“I am such a strong believer in the conservation of energy that I am willing to risk my life for it,” he says. “If I am wrong, then this will be my last lecture.”
He closes his eyes, and releases the ball. It flies back and forth, stopping just short of his chin.
“Physics works!” Professor Lewin shouts. “And I’m still alive!”
Chasing rainbows hooked Mr. Boigon, the San Diego florist. He was vacationing in Hawaii when he noticed the rainbow outside his hotel every afternoon. Why were the colors always in the same order?
When he returned home, Mr. Boigon said in a telephone interview, he Googled rainbows. Within moments, he was whisked to M.I.T. Lecture Hall No. 26-100. Professor Lewin was in front of a few hundred students.
“All of you have looked at rainbows,” he begins. “But very few of you have ever seen one. Seeing is different than looking. Today we are going to see a rainbow.”
For 50 minutes, he bounds across the stage, writing equations on the blackboard and rhapsodizing about the “amazing” and “beautiful” physics of rainbows. He explains how the colors always appear in the same order because of how light refracts and reflects in the water droplets.
For the finale, he creates a rainbow by shining a bright light into a glass sphere containing a single drop of water.
“There it is!” Professor Lewin cries.
“Your life will never be the same,” he tells his students. “Because of your knowledge, you will be able to see way more than just the beauty of the bows that everyone else can see.”
“Professor Lewin was correct,” Mr. Boigon wrote in an e-mail message to a reporter. “He made me SEE ... and it has changed my life for the better!!”
“I had never taken a course in physics, or calculus, or differential equations,” he wrote to Professor Lewin. “Now I have done all that in order to be able to follow your lectures. I knew the name Isaac Newton, but nothing about Newtonian Mechanics. I had heard of the likes of Einstein, Galileo.” But, he added that he “didn’t have a clue on earth as to what they were all about.”
“I walk down the street analyzing the force of a boy on skateboard or the recoil of a carpenter using a nail gun,” he wrote. “Thank you with all my heart.”
An Open Mind
By KATIE HAFNER
At 83, Marian C. Diamond has been teaching anatomy at the University of California, Berkeley, for 50 years. Her class is so popular that it’s difficult for students to get in, though she holds court at the campus’s largest lecture hall, with room for 736.
She begins by opening a colorful hatbox. Dressed in an elegant suit and scarf with her hair swept back into a chignon, Professor Diamond pulls on a pair of latex gloves and reveals the box’s contents: a human brain. It is in alcohol, she says, “because alcohol will preserve the brain. Need I say more?” The students laugh as they take this in. She has the room in the palm of her hands.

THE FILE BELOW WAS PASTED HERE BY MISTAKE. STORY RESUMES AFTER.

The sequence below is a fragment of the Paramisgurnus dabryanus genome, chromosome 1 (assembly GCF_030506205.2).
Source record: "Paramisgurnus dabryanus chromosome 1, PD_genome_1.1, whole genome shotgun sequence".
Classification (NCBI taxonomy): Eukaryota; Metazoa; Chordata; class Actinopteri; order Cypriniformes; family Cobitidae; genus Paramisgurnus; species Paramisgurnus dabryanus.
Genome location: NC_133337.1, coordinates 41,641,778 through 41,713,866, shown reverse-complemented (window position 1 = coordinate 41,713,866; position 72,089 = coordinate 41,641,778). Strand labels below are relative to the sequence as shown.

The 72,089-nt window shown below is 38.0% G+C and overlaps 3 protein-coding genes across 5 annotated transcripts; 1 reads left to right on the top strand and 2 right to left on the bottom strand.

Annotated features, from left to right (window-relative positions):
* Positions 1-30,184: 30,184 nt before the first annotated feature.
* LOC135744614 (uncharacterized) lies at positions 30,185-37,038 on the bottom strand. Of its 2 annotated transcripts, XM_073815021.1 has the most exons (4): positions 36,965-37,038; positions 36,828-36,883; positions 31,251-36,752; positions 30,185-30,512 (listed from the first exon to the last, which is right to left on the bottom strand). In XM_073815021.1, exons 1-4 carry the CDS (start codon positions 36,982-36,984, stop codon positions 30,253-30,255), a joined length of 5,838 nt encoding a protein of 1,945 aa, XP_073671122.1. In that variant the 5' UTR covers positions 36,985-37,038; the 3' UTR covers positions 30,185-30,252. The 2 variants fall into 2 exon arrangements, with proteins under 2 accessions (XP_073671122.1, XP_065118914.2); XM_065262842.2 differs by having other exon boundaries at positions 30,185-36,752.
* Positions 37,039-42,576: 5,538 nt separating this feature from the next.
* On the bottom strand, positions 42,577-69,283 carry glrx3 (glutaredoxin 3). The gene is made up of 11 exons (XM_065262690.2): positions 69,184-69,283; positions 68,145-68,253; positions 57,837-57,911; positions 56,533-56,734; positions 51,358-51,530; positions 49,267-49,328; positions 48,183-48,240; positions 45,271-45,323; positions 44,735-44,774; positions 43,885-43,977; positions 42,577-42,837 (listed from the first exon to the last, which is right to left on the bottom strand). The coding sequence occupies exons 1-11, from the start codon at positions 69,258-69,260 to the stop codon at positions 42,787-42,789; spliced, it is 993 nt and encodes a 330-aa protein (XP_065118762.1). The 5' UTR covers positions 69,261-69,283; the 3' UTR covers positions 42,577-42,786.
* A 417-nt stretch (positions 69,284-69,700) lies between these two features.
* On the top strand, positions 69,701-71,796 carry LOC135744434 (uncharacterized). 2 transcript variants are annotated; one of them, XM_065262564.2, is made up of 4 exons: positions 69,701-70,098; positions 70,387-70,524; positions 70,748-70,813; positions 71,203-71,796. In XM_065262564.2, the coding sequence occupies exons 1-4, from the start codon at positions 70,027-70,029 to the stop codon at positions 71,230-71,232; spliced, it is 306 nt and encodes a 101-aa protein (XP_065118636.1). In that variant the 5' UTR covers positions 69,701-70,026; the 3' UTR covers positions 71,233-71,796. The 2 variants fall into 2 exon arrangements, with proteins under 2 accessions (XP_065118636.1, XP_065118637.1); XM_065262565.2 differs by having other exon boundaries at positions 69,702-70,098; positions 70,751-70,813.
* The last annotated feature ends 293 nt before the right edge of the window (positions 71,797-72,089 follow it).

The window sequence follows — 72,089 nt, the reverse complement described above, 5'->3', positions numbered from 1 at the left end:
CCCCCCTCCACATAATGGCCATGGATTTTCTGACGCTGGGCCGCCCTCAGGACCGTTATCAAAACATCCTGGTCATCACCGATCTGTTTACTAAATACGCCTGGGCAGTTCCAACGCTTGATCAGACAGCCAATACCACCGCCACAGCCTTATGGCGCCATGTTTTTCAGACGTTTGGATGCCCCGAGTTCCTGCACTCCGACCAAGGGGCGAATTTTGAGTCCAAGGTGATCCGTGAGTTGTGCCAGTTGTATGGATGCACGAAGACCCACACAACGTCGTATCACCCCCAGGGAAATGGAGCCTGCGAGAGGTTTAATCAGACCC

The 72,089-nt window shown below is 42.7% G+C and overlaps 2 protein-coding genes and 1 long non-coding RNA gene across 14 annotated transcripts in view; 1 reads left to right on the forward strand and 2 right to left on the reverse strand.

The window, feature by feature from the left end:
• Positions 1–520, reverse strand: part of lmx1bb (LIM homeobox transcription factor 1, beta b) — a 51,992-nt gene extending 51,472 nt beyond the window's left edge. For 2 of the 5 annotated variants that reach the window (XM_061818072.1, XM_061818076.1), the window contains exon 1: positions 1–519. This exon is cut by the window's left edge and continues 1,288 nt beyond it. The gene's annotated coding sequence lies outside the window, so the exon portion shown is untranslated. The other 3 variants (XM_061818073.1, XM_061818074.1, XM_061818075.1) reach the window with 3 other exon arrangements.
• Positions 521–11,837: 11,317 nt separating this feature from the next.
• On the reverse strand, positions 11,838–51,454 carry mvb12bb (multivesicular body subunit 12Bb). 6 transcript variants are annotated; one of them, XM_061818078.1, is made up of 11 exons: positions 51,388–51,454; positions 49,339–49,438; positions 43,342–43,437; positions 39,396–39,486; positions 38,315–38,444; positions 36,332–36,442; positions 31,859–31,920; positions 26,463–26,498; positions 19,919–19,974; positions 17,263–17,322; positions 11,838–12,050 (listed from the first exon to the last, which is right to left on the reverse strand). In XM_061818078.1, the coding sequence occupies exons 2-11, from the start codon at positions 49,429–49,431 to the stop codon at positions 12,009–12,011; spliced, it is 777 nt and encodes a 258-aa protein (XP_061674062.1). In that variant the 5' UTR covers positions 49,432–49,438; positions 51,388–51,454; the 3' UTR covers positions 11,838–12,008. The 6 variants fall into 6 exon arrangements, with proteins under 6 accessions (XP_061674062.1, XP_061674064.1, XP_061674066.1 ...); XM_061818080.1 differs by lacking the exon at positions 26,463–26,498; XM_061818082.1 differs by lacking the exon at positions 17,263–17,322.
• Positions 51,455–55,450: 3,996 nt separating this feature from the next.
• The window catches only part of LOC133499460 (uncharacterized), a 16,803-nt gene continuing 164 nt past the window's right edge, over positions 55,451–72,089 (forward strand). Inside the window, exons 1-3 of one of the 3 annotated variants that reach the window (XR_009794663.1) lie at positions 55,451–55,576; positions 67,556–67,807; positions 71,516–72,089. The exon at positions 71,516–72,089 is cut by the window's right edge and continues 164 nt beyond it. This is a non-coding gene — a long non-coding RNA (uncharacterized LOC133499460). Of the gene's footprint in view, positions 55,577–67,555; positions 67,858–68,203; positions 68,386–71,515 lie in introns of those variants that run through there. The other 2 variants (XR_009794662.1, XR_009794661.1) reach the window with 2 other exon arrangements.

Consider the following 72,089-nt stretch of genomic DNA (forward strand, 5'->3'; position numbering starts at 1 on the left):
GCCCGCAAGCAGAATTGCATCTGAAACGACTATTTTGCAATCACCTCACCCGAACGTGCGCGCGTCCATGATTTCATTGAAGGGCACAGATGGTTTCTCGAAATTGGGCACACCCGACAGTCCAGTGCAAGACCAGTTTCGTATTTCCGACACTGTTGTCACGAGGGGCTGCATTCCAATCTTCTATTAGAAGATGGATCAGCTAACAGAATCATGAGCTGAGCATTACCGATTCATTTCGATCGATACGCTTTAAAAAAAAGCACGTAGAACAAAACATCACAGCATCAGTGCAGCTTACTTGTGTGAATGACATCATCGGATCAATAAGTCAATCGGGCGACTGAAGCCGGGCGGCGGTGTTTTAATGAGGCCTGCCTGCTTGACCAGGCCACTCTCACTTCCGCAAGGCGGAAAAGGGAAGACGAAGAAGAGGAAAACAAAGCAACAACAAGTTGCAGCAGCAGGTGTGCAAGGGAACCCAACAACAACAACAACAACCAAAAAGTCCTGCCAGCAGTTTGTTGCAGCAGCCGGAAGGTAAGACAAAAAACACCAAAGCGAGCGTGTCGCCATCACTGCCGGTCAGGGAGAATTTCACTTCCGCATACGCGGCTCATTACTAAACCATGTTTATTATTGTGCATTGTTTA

Professor Diamond is one of the tweedy celebrities of cyberspace. Videos of her anatomy course, Integrative Biology 131, have been viewed nearly 1.5 million times on YouTube, where they have been available since 2005 to anyone with an Internet connection. Some of the world’s foremost scholars are up there for viewing, tuition free. From Yale, you can tune into an economics class by a professor with his own home-price index, Robert Shiller, or a course by the Milton scholar John Rogers. The undisputed rock star academic is Walter H. G. Lewin of the Massachusetts Institute of Technology, who flies across the room to demonstrate that a pendulum swings no faster or slower when there is an added mass (Professor Lewin) hanging at the end.
A decade has passed since M.I.T. decided to give much of its course materials to the public in an act of largesse. The M.I.T. OpenCourseWare Initiative helped usher in the “open educational resources” movement, with its ethos of sharing knowledge via free online educational offerings, including podcasts and videos of lectures, syllabuses and downloadable textbooks. The movement has also helped dislodge higher education from its brick-and-mortar moorings.
“Everyone is in one way or another doing O.E.R. today,” says Roger C. Schonfeld, research manager at Ithaka S+R, a nonprofit service that helps academic institutions use technology for research and teaching.
If the mission of the university is the creation of knowledge (via research) and the dissemination of knowledge (via teaching and publishing), then it stands to reason that giving that knowledge away fits neatly with that mission. And the branding benefits are clear.